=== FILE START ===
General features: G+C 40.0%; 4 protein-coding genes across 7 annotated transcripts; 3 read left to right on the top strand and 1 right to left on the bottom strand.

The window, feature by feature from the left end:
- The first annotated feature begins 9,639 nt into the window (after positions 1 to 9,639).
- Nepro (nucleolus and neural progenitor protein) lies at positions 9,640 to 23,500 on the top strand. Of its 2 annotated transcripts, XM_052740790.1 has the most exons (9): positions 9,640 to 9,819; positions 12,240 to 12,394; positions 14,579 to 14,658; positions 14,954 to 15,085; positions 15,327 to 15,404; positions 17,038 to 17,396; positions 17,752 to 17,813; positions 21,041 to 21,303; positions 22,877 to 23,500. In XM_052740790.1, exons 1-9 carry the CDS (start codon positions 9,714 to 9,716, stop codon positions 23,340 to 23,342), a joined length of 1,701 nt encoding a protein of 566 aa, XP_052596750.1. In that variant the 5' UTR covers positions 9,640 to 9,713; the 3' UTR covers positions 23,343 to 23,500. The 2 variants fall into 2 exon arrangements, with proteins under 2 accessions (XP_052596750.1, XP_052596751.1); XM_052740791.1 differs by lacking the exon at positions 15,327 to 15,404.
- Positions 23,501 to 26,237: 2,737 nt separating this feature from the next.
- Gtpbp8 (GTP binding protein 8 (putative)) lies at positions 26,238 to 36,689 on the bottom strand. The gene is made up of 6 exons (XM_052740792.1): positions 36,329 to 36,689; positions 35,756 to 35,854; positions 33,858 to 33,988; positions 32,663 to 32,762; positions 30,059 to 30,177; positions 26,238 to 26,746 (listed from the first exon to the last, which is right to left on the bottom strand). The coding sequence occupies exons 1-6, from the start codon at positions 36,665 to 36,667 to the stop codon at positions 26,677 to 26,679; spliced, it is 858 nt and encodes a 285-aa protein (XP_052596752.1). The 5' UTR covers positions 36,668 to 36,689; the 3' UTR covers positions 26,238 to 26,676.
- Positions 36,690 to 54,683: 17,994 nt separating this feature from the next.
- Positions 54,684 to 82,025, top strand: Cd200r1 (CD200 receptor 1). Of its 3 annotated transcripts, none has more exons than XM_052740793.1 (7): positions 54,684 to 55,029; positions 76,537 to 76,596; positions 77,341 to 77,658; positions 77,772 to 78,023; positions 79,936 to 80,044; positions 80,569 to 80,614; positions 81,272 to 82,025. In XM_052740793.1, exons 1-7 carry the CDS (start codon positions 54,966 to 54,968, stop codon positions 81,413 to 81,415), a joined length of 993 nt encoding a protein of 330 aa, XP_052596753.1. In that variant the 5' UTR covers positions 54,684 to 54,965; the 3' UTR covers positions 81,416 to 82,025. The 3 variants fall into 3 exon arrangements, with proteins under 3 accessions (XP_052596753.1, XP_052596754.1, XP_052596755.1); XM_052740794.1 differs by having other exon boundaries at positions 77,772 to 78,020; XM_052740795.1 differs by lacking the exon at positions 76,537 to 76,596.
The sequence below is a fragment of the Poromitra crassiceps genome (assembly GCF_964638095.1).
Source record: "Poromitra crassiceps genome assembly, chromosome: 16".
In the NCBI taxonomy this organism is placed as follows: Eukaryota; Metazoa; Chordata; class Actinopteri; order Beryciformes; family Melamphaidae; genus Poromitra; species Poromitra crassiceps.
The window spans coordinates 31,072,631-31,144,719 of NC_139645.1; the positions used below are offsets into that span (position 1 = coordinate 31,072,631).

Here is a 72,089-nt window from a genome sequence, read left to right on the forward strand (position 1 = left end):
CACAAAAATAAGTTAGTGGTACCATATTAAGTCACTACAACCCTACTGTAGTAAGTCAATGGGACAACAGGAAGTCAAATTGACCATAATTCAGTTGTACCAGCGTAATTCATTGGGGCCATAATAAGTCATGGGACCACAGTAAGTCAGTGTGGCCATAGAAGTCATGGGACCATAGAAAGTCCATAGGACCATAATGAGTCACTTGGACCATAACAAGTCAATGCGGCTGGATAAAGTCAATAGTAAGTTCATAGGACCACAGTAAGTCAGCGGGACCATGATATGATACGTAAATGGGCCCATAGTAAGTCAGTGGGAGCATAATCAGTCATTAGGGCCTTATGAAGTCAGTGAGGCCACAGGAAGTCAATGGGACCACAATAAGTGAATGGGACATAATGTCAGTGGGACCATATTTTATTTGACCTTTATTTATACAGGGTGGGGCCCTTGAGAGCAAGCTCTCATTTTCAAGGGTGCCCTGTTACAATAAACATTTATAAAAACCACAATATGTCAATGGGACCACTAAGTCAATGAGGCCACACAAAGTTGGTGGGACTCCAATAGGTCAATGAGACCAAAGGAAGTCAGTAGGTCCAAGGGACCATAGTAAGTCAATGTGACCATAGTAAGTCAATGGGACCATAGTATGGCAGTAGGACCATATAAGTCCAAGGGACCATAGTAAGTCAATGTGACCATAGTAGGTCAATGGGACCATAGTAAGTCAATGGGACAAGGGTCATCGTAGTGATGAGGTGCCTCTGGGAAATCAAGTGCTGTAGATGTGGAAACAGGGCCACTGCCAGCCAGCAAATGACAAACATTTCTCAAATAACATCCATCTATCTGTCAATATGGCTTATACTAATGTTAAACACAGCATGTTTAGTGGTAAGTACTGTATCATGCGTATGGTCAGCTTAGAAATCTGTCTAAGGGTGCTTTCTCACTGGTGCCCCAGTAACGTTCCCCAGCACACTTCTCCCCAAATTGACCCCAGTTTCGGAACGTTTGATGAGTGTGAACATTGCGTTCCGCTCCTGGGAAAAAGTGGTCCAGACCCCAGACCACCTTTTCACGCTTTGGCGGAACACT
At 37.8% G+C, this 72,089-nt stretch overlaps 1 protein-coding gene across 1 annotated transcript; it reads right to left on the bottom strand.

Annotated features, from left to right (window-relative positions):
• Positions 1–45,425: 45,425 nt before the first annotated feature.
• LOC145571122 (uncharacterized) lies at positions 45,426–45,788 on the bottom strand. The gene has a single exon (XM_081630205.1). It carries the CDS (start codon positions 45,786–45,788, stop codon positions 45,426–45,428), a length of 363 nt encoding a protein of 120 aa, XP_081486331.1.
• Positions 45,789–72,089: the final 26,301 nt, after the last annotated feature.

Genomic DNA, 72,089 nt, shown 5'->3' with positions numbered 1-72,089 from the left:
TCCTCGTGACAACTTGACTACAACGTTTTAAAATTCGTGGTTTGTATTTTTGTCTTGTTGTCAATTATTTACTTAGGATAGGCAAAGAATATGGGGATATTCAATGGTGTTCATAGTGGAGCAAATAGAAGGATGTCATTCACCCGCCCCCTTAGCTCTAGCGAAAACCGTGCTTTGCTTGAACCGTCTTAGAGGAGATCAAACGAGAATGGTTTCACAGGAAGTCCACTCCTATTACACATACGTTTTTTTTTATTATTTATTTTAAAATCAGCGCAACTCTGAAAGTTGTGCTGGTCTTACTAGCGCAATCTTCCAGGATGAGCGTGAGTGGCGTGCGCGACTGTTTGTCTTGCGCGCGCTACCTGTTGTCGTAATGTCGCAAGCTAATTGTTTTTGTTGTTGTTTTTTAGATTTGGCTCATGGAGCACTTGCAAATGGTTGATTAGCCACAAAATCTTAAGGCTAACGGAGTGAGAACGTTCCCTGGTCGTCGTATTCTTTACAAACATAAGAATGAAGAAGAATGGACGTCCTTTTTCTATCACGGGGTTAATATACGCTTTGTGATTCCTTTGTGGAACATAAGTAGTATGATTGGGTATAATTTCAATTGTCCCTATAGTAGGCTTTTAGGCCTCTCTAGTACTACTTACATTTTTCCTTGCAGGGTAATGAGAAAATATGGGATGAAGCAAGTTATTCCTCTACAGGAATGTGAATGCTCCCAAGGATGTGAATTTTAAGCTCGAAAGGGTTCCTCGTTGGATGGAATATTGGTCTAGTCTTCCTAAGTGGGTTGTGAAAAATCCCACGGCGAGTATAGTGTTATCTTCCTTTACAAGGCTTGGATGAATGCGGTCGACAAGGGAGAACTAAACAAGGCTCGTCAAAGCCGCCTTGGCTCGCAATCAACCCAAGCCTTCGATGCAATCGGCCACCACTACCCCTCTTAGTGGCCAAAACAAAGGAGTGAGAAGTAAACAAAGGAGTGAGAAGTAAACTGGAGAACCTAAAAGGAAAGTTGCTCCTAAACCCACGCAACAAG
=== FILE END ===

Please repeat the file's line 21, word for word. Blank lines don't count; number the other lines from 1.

TCCTCGTGACAACTTGACTACAACGTTTTAAAATTCGTGGTTTGTATTTTTGTCTTGTTGTCAATTATTTACTTAGGATAGGCAAAGAATATGGGGATATTCAATGGTGTTCATAGTGGAGCAAATAGAAGGATGTCATTCACCCGCCCCCTTAGCTCTAGCGAAAACCGTGCTTTGCTTGAACCGTCTTAGAGGAGATCAAACGAGAATGGTTTCACAGGAAGTCCACTCCTATTACACATACGTTTTTTTTTATTATTTATTTTAAAATCAGCGCAACTCTGAAAGTTGTGCTGGTCTTACTAGCGCAATCTTCCAGGATGAGCGTGAGTGGCGTGCGCGACTGTTTGTCTTGCGCGCGCTACCTGTTGTCGTAATGTCGCAAGCTAATTGTTTTTGTTGTTGTTTTTTAGATTTGGCTCATGGAGCACTTGCAAATGGTTGATTAGCCACAAAATCTTAAGGCTAACGGAGTGAGAACGTTCCCTGGTCGTCGTATTCTTTACAAACATAAGAATGAAGAAGAATGGACGTCCTTTTTCTATCACGGGGTTAATATACGCTTTGTGATTCCTTTGTGGAACATAAGTAGTATGATTGGGTATAATTTCAATTGTCCCTATAGTAGGCTTTTAGGCCTCTCTAGTACTACTTACATTTTTCCTTGCAGGGTAATGAGAAAATATGGGATGAAGCAAGTTATTCCTCTACAGGAATGTGAATGCTCCCAAGGATGTGAATTTTAAGCTCGAAAGGGTTCCTCGTTGGATGGAATATTGGTCTAGTCTTCCTAAGTGGGTTGTGAAAAATCCCACGGCGAGTATAGTGTTATCTTCCTTTACAAGGCTTGGATGAATGCGGTCGACAAGGGAGAACTAAACAAGGCTCGTCAAAGCCGCCTTGGCTCGCAATCAACCCAAGCCTTCGATGCAATCGGCCACCACTACCCCTCTTAGTGGCCAAAACAAAGGAGTGAGAAGTAAACAAAGGAGTGAGAAGTAAACTGGAGAACCTAAAAGGAAAGTTGCTCCTAAACCCACGCAACAAG